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Was Verizon lying to us about Netflix congestion issues?

July 18th, 2014 at 10:33 AM
Verizon Netflix Congestion Issues

For months, Netflix has been adamant that Verizon is the root cause of streaming slowdowns on its service, but Verizon countered last week with an accusation of its own: Netflix itself is responsible for the nosedive in streaming quality. Verizon Regulatory Affairs VP David Young shared the evidence on the Verizon Policy Blog, concluding that Netflix could solve the issue by making a few simple adjustments, but Netflix network operator Level 3 has now joined in the fight to try to catch Verizon in a lie.

According to a recent update on the Level 3 blog, David Young might have accidentally admitted that the congestion is indeed caused by Verizon:

“His explanation for Netflix’s on-screen congestion messages contains a nice little diagram. The diagram shows a lovely uncongested Verizon network, conveniently color-coded in green. It shows a network that has lots of unused capacity at the most busy time of the day. Think about that for a moment: Lots of unused capacity.”

If Verizon has so much unused capacity, why can’t it spare some to decrease the throttling of Netflix streams? Level 3 claims that Verizon is not only spreading oversimplified and untrue data, but also that Verizon could fix these issues as quickly and as inexpensively as the service provider says Netflix could. Level 3 uses Los Angeles as an example.

“All of the Verizon FiOS customers in Southern California likely get some of their content through [one] interconnection location. It is in a single building. And boils down to a router Level 3 owns, a router Verizon owns and four 10Gbps Ethernet ports on each router. A small cable runs between each of those ports to connect them together.”

In order to fix the congestion once and for all, Level 3 would simply have to connect a few more 10Gbps ports on the routers. It would take less than 10 minutes. If Verizon doesn’t have access to a port card to support more streams, Level 3 is willing to buy one. If Verizon can’t afford the small cables that connect the routers, Level 3 will foot the bill on those too.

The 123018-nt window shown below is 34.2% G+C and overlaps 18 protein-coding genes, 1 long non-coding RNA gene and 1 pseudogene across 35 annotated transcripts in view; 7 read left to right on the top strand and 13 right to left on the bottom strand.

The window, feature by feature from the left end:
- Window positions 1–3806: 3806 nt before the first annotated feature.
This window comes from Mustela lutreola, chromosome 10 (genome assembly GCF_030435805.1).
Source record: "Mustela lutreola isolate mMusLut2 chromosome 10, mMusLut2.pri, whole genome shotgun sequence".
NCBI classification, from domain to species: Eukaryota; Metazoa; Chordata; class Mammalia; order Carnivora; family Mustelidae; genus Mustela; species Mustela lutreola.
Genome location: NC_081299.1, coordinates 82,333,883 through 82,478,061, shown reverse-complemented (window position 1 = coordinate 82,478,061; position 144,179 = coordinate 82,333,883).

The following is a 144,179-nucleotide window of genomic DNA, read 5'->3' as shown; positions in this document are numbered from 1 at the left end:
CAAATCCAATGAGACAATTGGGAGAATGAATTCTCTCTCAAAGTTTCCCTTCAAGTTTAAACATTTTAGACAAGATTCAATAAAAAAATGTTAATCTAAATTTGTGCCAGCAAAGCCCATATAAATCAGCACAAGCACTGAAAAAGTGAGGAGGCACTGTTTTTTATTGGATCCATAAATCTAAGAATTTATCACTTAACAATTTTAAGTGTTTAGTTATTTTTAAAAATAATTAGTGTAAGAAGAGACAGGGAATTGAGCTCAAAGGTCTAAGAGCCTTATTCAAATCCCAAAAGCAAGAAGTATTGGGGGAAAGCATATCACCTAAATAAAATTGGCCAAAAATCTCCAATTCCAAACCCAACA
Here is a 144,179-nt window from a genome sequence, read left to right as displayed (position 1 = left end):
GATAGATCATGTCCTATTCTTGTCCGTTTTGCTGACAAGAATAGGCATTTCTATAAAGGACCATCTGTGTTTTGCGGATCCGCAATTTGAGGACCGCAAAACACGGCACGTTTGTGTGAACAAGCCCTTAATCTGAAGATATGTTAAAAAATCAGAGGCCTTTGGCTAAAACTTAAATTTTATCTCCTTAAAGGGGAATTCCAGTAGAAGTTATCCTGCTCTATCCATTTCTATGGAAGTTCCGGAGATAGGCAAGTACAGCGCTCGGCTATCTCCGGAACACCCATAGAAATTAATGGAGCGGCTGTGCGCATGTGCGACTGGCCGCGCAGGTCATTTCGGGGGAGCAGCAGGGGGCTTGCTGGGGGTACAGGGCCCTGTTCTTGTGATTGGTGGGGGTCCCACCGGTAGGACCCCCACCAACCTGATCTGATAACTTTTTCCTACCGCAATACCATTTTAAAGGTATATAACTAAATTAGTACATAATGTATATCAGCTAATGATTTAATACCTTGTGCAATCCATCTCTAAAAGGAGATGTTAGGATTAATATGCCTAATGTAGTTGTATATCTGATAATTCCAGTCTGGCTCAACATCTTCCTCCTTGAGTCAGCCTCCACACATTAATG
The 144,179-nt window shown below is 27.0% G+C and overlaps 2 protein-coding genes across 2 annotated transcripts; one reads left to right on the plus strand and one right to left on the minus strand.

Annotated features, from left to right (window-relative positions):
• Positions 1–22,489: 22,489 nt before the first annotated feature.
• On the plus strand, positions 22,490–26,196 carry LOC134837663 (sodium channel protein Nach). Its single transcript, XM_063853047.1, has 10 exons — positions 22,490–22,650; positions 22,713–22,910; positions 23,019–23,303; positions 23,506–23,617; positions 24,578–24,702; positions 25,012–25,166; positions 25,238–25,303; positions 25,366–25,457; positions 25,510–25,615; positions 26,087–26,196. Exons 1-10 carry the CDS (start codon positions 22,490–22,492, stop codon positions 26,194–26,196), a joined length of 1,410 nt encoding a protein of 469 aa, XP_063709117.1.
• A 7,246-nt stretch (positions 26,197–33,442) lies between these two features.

“But, here’s the other interesting thing also shown in the Verizon diagram. This congestion only takes place between Verizon and network providers chosen by Netflix. The providers that Netflix does not use do not experience the same problem. Why is that? Could it be that Verizon does not want its customers to actually use the higher-speed services it sells to them? Could it be that Verizon wants to extract a pound of flesh from its competitors, using the monopoly it has over the only connection to its end-users to raise its competitors’ costs?”

We might never know.

Jacob started covering video games and technology in college as a hobby, but it quickly became clear to him that this was what he wanted to do for a living. He currently resides in New York writing for BGR. His previously published work can be found on TechHive, VentureBeat and Game Rant.

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